Yale C/AIM Web Style Guide


Site Design


Site structure

Site elements I

Site elements II

Intranet design

Site Covers

If you are interested in the World Wide Web you can hardly escape references to hypertext and hypermedia. These days the computer press is full of very fuzzy thinking about how Web-based information can somehow "link everything to everything." The implication is that with the Web you can probably dispense with one of the most challenging aspects of presenting information how to put it into logical order and create an interesting and understandable resource for the user. Nothing could be further from the truth. If you have only a hazy idea how one section of your site relates to other areas, if you have no comprehensive narrative or clear sense of organization, your readers will know it soon enough, and most of them will leave in pursuit of better organized material.

The simplest way to organize information is in a sequence, where you present a linear narrative. Information that naturally flows as a narrative, time line, or in logical order is ideal for sequential treatment. Sequential ordering may be chronological, a logical series of topics progressing from the general to the specific, or even alphabetically sequenced, as in indexes, encyclopedias, and glossaries. However, simple sequential organization usually only works for smaller sites (or structured lists like indexes), as long narrative sequences often become more complex, and thus require more structure to remain understandable.

Diagram of simple sequence of pages

More complex Web sites may still be organized as a sequence, but each page in the main sequence may have one or more pages of digressions, parenthetic information, or links to information in other Web sites.

Many procedural manuals, lists of university courses, or medical case descriptions are best organized as a grid. Grids are a good way to correlate variables, such as a time line versus historical information in a number of standard categories such as "events," "technology," "culture," etc. To be successful, the individual units in a grid must share a highly uniform structure of topics and subtopics. The topics often have no particular hierarchy of importance. For example, "tuberculosis" is not more or less important a diagnosis than "hilar adenopathy," but ideally both case descriptions would share a uniform structure of subtopics. Thus the user could follow the grid "down," reading about tuberculosis, or cut "across" the grid perhaps by comparing the "diagnostic imaging" sections of both hilar adenopathy and tuberculosis. Unfortunately, grids can be difficult to understand unless the user recognizes the interrelationships between categories of information, and so are probably best for experienced audiences who already have a basic understanding of the topic and its organization. Graphic overview maps are very useful in grid-like Web sites.

Diagram of grid-like site organization.

Information hierarchies are one of the best ways to organize complex bodies of information. Hierarchical organization schemes are particularly well-suited to Web sites, because Web sites should always be organized as off-shoots of a single home page. Most users are familiar with hierarchical diagrams, and find the metaphor easy to understand as a navigational aid. A hierarchical organization also imposes a useful discipline on your own analytical approach to your content, as hierarchies only work well when you have thoroughly organized your material. Since hierarchical diagrams are so familiar in corporate and institutional life, users find it easy to build mental models of the site:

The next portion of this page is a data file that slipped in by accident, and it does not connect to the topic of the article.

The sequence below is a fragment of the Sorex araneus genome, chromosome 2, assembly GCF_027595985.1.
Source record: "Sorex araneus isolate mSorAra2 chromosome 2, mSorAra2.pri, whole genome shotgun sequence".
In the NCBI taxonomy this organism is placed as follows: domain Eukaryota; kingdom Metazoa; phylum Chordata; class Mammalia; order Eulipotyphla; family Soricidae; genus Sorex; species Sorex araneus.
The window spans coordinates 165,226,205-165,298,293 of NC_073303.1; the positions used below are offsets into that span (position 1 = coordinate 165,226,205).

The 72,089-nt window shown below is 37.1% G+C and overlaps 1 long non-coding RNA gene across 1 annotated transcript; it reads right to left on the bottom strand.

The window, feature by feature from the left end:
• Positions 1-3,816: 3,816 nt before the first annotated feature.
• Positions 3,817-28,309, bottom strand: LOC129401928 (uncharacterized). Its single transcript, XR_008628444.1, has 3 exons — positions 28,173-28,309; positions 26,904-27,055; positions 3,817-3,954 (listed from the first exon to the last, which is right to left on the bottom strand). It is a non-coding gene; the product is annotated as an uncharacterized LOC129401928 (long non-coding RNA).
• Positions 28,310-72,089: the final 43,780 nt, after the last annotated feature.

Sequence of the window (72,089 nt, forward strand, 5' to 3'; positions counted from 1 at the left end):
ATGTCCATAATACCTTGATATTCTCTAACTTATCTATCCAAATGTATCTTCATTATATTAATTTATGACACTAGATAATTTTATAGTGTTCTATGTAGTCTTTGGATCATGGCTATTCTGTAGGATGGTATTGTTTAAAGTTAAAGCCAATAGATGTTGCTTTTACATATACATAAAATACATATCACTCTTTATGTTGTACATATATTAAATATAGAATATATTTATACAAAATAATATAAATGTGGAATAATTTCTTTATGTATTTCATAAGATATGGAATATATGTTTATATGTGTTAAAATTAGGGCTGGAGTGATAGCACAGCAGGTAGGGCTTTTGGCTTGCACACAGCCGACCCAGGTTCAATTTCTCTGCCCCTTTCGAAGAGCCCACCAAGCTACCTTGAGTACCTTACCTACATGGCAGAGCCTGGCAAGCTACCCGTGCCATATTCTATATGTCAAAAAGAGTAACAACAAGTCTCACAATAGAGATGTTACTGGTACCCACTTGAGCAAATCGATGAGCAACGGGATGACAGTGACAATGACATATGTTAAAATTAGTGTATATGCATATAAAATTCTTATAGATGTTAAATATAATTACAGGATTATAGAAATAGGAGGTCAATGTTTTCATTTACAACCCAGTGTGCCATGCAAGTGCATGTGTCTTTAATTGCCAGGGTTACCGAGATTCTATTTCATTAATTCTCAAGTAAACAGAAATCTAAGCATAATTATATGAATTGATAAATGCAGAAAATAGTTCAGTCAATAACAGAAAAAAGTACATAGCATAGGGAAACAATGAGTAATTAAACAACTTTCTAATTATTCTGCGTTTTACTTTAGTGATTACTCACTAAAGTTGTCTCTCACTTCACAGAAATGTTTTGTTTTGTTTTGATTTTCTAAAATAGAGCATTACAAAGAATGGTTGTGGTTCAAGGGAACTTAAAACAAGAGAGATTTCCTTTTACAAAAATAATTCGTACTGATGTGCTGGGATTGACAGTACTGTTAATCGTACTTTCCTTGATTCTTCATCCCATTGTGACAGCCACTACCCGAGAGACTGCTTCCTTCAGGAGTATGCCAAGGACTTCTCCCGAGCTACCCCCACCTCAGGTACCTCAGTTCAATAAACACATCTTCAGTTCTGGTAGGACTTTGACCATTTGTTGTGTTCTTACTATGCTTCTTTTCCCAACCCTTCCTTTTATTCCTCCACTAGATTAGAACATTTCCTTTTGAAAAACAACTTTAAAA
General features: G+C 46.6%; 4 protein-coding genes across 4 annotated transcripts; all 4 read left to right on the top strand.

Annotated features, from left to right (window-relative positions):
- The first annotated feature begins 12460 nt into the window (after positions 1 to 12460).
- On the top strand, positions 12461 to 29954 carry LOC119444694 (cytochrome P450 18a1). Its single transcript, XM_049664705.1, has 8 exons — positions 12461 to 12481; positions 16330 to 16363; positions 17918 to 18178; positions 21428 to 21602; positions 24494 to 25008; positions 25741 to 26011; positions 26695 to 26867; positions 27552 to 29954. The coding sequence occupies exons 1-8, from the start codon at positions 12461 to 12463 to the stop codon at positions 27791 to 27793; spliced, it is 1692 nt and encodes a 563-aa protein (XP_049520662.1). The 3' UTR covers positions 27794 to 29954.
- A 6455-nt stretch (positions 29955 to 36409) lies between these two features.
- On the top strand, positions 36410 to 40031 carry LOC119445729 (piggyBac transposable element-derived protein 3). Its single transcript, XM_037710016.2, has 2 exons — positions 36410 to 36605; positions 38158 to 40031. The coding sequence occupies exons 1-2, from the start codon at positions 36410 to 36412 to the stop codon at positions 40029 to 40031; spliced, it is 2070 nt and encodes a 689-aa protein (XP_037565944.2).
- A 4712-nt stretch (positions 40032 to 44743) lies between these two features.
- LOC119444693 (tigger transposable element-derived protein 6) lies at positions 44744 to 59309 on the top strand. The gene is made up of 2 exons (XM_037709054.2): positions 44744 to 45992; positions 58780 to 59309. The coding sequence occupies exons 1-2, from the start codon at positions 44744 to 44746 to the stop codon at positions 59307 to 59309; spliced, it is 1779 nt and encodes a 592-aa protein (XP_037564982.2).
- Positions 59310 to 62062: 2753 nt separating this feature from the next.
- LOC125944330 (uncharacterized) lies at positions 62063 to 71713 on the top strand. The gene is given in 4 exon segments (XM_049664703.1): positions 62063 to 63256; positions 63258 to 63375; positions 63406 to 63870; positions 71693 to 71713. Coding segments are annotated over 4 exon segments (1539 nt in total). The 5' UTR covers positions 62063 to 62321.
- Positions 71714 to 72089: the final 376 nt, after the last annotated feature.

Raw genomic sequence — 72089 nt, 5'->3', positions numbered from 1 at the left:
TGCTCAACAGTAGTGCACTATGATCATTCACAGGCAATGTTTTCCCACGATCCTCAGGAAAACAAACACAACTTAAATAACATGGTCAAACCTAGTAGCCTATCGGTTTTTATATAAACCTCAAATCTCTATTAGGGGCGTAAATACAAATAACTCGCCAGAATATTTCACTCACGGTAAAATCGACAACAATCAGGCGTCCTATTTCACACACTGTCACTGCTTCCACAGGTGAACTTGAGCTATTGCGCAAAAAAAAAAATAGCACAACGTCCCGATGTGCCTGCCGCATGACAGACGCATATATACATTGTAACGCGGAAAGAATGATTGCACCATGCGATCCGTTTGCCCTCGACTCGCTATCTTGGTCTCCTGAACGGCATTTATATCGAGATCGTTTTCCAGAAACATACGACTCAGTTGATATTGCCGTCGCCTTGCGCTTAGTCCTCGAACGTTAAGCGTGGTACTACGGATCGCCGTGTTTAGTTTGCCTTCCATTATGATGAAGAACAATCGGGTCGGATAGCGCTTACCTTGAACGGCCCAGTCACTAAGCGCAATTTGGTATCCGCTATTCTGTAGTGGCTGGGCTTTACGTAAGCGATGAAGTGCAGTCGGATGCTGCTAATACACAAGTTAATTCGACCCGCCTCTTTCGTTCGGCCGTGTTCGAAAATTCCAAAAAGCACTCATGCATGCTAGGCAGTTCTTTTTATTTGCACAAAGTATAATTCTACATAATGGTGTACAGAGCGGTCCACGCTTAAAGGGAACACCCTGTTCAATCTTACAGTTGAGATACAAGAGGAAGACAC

Diagram of hierarchical site organization.

Web-like organizational structures pose few restrictions on the pattern of information use. The goal is often to mimic associative thought and free flow of ideas, where users follow their interests in a heuristic, idiosyncratic pattern unique to each person who visits the site. This organizational pattern develops in Web sites with very dense links both to other information within the site, and information on other World Wide Web sites. The goal is to fully exploit the Web's power of linkage and association, but web-like organization structures can just as easily propagate confusion and fuzzy thinking about the interrelationships of your information chunks. Ironically, organizational webs are often the most impractical structure for Web sites, because they are so hard for the user to understand and predict. Webs work best for small sites dominated by lists of links, aimed at highly educated or experienced users looking for further education or enrichment, not for a basic understanding of your topic.

Diagram of web-like site structure.

Most complex Web sites share aspects of all four types of information structures. Except in sites that rigorously enforce a sequence of pages, your users are likely to use any Web site in a free-form "web-like" manner, just as most non-fiction or reference books are used. But the nonlinear usage patterns typical of Web surfers do not absolve you of the need to organize your thinking and present it within a clear, consistent structure that complements your design goals for the site. The chart below summarizes the four basic organization patterns against the "linearity" of your narrative, and the complexity of your content.

Diagram of site structure alternatives.
Copyright 1997 P. Lynch and S. Horton,
   all rights reserved. Yale University   Revised January 1997.